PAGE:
Electronic Thesis and Dissertation Repository

Thesis Format



Master of Science




Dubois, Luc

2nd Supervisor

Arntfield, Robert


3rd Supervisor

Ball, Ian



Introduction: Major abdominal aortic surgery requires significant fluid resuscitation in the post-operative phase. Patients are at significant risk of perioperative morbidity and mortality which can be affected by the approach to post-operative fluid resuscitation. Point of care ultrasonography (POCUS) has evolved as a tool to perform whole-body assessments at the bedside to augment the physical exam and guide the resuscitation of the critically ill. This study will aim to explore the value of rigorous goal-directed resuscitation in aortic surgery using point of care ultrasonography (POCUS).

Methods: In an open-label, randomized, feasibility trial we enrolled 17 patients to receive resuscitation guided by either POCUS or usual care

Results: We observed that the trial protocol as designed met all of our pre-specified feasibility metrics

Conclusion: The use of POCUS in guiding post-operative fluid resuscitation is feasible and utilizing this protocol to design a study powered to detect statistically significant differences in clinical outcomes is warranted.

Summary for Lay Audience

Open abdominal aortic surgery for aortic aneurysms (an abnormal bulge that occurs in the wall of the main major blood vessel that carries blood from your heart to the rest of the body) or occlusive disease (a buildup of plaque that causes decreased blood flow from the aorta to the rest of the body) represents a major surgery for patients. The care of patients after surgery includes administration of intravenous (IV) fluids to support the blood pressure and perfusion to the body’s major organs. There are risks that come with administering too much IV fluid or too little in the post-operative period. This includes the risk of kidney injury from giving too little fluid, or the risk of pulmonary edema (fluid accumulation in the tissue and air spaces of the lungs) or congestive heart failure (fluid overwhelms the heart and causes it to pump inefficiently) from giving too much fluid. The standard practice is for doctors to use a combination of physical examination, urine output, and blood tests to guide the administration of IV fluids after abdominal aortic surgery.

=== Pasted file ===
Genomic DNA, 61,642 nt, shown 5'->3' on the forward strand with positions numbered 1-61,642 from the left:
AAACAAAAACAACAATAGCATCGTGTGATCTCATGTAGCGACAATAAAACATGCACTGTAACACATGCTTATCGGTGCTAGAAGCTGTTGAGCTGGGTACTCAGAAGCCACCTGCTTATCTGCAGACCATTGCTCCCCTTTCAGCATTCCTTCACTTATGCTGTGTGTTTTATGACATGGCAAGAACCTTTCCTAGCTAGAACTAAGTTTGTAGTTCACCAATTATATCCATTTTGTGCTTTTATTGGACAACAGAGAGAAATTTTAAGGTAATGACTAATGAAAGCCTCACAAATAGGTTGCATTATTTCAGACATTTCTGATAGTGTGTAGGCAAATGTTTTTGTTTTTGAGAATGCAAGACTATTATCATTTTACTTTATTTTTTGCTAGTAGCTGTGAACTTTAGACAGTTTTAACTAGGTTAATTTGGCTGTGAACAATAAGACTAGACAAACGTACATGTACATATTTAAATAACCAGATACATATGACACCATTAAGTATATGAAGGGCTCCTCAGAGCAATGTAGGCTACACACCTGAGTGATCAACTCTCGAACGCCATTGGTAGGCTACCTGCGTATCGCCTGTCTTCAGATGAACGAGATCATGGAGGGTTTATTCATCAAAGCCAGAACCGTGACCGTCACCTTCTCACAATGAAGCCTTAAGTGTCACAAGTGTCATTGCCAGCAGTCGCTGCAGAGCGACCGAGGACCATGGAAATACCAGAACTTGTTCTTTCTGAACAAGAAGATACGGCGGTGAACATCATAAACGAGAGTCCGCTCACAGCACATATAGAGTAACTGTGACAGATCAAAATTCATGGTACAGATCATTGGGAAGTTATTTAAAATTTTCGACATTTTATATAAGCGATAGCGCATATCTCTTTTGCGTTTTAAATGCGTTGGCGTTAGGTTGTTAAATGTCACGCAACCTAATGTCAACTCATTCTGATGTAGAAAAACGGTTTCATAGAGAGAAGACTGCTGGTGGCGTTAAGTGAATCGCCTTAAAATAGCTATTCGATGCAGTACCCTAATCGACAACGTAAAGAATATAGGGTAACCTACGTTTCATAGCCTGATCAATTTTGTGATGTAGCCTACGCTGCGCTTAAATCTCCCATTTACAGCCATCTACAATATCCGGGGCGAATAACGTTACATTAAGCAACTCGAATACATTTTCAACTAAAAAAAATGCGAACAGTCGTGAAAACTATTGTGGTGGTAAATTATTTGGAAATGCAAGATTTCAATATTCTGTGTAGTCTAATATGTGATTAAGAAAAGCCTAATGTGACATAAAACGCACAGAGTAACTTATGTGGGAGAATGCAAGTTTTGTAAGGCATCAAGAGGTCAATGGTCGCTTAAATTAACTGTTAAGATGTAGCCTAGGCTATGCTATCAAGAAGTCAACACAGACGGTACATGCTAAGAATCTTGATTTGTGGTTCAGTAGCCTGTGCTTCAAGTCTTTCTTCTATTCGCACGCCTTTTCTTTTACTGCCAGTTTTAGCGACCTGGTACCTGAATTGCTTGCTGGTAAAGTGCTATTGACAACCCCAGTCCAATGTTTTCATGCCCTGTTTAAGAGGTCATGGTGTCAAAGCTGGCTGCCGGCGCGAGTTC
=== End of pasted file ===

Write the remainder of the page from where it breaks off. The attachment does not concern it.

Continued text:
Portable ultrasound can be routinely used to assess heart and lung function at the bedside to add additional information about a patient’s fluid balance and response to fluid administration. This study used a protocol that compared the use of routine ultrasound of the heart and lungs versus standard practice for the first 48 hours after open abdominal aortic surgery. Since this is an innovative approach to taking care of post-operative patients this study first examined whether the protocol we designed was both safe and feasible to carry out. After enrolling 17 patients into the study, we found that all measures of safety and feasibility were met. This now allows us to proceed with the design of a larger trial which uses this same protocol to compare the ultrasound-guided care approach to the standard care approach and see if we can detect any measurable difference in patient outcomes between the two approaches.

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Creative Commons Attribution 4.0 License
This work is licensed under a Creative Commons Attribution 4.0 License.